My daughter and I were on the verge of homelessness before the Child Tax Credit. What’s going to happen to vulnerable families now?
What does the Trump presidency mean for equality before the law?
This blog focuses primarily upon issues of economic inequality, but a different type of equality — equality before the law — remains a foundation of American political philosophy. Trump’s election threatens both.
Trump’s diatribes against Latinos and Muslims and immigrants in general received considerable attention during the campaign, as did his reprehensible attitudes about and behavior toward women.
The torrents of anti-Semitism he unleashed received less coverage by mainstream media sources, but not because that anti-Semitism was less pronounced. Anti-Semitic posts surged on Twitter; and as the Atlantic reported, “This was the year that anti-Semitism went mainstream again.”
Reporters who are Jewish — or who just have Jewish-sounding names — were subjected to vile diatribes employing words that weren’t part of public conversations back in “political correctness” days. The extent of ancient “Jew hatred” tropes and the emergence of old anti-Semitic stereotypes was chilling.
This ugly reality is one reason I get so annoyed by naive and disappointed progressives who insist that Bernie Sanders could have beaten Trump. They point to polls taken during the primaries, which any pollster will confirm are so early as to be meaningless. Actually, polls taken during the campaign weren’t so meaningful either — just ask Hillary Clinton.[pullquote]Those who oppose Trump need to address the structural inequality responsible for his victory.[/pullquote]
Had Bernie emerged as the nominee, he would have been the focus of the full force of Republican campaign attacks. Given his economic positions, there would have been plenty of money pouring in from the 1% and their enablers to fuel those attacks.
But that’s not the only reason Bernie couldn’t have won, no matter how much his message might have resonated with voters who actually wanted change. Let’s be honest. The majority of Trump voters weren’t voting for change, as many pundits have convinced themselves — at least, not in the sense most of them mean. They were voting to repudiate social change and especially a black President.
They were voting to go back to the way things were when no one spoke Spanish, gays were in the closet, Muslim-Americans were non-existent, Jews and blacks were just barely second-class citizens, and women knew their place.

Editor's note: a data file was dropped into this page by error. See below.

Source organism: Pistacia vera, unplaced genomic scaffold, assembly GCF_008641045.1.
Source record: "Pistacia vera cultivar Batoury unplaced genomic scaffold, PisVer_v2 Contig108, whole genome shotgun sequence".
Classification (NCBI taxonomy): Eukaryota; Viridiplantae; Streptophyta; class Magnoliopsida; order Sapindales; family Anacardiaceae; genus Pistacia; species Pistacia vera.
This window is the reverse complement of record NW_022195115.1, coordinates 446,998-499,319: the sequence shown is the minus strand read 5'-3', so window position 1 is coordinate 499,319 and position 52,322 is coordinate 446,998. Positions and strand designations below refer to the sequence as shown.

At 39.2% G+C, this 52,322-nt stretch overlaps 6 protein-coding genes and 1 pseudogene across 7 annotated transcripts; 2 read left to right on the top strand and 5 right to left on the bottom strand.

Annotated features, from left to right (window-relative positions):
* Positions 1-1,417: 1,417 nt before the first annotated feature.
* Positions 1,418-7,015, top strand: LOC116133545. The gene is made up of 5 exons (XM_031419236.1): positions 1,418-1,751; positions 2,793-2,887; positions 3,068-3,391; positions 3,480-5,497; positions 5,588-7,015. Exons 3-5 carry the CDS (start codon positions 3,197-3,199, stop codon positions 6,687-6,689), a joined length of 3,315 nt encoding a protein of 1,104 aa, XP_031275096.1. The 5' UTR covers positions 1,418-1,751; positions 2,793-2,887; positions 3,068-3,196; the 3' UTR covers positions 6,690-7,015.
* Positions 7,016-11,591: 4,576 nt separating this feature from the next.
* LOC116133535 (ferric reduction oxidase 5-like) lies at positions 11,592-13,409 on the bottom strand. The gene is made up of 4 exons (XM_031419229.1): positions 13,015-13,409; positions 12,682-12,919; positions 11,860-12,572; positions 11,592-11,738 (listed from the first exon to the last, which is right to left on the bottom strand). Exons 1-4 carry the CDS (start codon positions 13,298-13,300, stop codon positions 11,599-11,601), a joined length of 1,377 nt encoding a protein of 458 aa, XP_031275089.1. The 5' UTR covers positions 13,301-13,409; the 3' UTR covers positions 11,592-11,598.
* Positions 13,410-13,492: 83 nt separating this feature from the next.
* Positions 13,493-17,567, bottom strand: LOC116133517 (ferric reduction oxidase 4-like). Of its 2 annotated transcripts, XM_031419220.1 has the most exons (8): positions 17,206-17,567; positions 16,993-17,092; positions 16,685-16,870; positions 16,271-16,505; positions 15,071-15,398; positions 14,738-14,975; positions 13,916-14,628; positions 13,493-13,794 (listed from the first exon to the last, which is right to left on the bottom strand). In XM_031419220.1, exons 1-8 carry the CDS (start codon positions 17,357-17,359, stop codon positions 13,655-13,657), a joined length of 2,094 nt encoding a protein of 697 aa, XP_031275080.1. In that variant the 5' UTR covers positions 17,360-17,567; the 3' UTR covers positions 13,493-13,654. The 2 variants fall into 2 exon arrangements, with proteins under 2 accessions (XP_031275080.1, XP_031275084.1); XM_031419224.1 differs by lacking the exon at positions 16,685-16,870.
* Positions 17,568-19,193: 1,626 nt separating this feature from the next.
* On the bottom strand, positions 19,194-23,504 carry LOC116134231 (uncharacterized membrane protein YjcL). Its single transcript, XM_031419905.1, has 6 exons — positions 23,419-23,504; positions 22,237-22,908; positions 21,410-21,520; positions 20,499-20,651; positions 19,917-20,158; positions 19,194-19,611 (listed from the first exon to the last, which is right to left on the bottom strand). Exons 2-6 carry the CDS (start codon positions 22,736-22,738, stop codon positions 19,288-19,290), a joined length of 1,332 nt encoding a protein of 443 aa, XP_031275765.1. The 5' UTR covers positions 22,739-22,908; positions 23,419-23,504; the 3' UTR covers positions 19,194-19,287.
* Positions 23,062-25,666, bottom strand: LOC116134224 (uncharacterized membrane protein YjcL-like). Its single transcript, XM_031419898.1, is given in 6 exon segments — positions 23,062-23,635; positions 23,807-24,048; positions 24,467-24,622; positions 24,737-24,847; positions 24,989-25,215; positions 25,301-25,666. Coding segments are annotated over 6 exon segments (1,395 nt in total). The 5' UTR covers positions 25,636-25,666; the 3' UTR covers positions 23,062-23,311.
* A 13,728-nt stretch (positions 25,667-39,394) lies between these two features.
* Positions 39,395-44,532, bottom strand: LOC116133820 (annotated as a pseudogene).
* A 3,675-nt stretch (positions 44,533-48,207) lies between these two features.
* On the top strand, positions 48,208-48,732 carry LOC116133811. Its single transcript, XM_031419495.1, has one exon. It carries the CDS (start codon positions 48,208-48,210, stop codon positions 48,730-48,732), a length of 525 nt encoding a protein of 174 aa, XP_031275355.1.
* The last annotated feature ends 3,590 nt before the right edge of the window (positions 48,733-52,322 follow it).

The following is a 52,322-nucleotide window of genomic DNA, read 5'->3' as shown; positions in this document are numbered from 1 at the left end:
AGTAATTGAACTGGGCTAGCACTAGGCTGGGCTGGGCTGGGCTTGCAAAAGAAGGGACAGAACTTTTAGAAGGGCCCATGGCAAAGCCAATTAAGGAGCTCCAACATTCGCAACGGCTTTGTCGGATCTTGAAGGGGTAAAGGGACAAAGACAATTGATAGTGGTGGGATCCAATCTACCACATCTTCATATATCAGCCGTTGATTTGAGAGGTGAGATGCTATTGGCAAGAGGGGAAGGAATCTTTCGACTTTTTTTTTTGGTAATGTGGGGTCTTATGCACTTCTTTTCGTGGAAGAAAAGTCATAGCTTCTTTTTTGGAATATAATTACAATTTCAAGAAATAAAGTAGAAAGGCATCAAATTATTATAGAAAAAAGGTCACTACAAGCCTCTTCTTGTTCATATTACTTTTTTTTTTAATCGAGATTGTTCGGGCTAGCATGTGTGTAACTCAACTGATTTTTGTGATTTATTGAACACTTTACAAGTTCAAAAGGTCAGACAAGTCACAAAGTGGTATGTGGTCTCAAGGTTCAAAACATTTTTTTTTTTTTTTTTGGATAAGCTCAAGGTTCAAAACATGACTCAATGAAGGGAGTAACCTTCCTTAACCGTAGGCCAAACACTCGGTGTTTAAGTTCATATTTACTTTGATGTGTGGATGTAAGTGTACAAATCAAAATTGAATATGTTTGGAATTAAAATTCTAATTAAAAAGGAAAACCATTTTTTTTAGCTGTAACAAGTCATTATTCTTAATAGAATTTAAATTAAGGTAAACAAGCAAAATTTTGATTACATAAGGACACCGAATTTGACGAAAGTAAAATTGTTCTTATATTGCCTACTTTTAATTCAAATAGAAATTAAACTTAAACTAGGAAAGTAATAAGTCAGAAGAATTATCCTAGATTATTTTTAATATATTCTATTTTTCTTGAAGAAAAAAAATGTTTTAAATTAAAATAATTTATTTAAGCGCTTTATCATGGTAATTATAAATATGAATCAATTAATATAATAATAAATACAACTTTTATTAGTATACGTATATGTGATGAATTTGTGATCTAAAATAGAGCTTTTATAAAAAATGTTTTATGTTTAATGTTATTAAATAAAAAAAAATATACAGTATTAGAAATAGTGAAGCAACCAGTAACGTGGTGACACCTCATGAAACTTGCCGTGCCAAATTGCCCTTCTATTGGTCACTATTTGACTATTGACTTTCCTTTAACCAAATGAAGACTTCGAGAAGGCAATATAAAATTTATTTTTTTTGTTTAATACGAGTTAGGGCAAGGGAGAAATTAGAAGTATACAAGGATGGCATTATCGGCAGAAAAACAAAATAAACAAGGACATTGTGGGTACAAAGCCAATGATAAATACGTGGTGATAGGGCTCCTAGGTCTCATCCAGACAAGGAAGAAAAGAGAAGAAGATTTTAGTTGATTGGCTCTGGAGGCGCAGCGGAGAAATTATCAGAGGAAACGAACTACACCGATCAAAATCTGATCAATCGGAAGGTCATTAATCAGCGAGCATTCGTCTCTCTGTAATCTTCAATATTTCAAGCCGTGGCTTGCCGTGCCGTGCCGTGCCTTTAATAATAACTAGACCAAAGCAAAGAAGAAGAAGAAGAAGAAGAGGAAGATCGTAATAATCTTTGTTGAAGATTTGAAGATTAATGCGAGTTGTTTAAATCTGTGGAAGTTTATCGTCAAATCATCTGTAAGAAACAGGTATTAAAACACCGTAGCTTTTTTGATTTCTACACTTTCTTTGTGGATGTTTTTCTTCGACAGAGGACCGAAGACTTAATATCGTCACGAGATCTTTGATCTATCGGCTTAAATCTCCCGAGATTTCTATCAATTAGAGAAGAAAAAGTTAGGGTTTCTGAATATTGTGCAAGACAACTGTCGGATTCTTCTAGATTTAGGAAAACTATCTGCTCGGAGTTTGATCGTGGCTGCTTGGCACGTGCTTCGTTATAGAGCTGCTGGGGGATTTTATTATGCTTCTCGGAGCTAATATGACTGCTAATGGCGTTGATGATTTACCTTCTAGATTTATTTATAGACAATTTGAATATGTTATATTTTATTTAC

And in the pantheon of their hatreds, Jews rank high.
There’s a lot of debate over whether Donald Trump is anti-Semitic himself, or whether he was simply willing to pander to David Duke and the rest of the KKK and Nazis who endorsed him, but it really doesn’t matter. He did pander to them, he did encourage virulent anti-Semitism, and if he ever disavowed the Klan’s support, no one noticed.
The voters who thrilled to Trump’s nativism and White nationalism were never going to vote for Bernie Sanders, a progressive Jew. For that matter, if history is any guide, people nursing racial and misogynist resentments — according to research, the most accurate predictors of Trump support — weren’t likely to vote for anyone preaching an egalitarian or progressive message.
Instead of wasting time with fantasies of what might have been, all of us who oppose Trump need to first address the structural inequality that is responsible for his victory: the Electoral College.
Lest we forget, Hillary Clinton won the popular vote. She lost the Electoral College, a structural throwback that increasingly distorts national elections by failing to reflect the will of the voters as expressed at the ballot box.
This is the second time in 16 years that a candidate has won the popular vote only to lose the Electoral College and the Presidency.
Problems with the Electoral College are widely recognized: the outsized influence it gives swing states, the lack of an incentive to vote if you favor the minority party in a winner-take-all state dominated by the other party, and the over-representation of rural and less populated states.
Whatever the original merits of the Electoral College, it operates today to disadvantage urban voters in favor of rural ones. Hillary Clinton’s voters were women, minorities, and educated Whites, and they were disproportionately urban; Trump supporters were primarily less-educated White Christian males, and they were overwhelmingly rural.
In today’s America, cities are growing and rural areas declining. That decline undoubtedly feeds much of the anger and white nationalism displayed by Trump voters. One can be sympathetic to rural concerns without, however, giving the votes of rural inhabitants (already favored by gerrymandering) greater weight than the votes of urban Americans.
In Baker v. Carr, the Supreme Court famously upheld the principle of “one person, one vote.” The operation of the Electoral College violates that fundamental democratic tenet.
The cost of living is higher in cities, and most who choose urban life are willing to pay a premium in return for the benefits offered by cosmopolitan environments. But a reduction in the value of their vote shouldn’t be one of the added costs they incur.
Sheila Suess Kennedy teaches law and public policy in the School of Public and Environmental Affairs at Indiana University Purdue University at Indianapolis. Her scholarly publications include eight books and numerous law review and journal articles. Kennedy, a frequent lecturer, public speaker, and contributor to popular periodicals, also writes a column for the Indianapolis Business Journal. She blogs at www.sheilakennedy.net.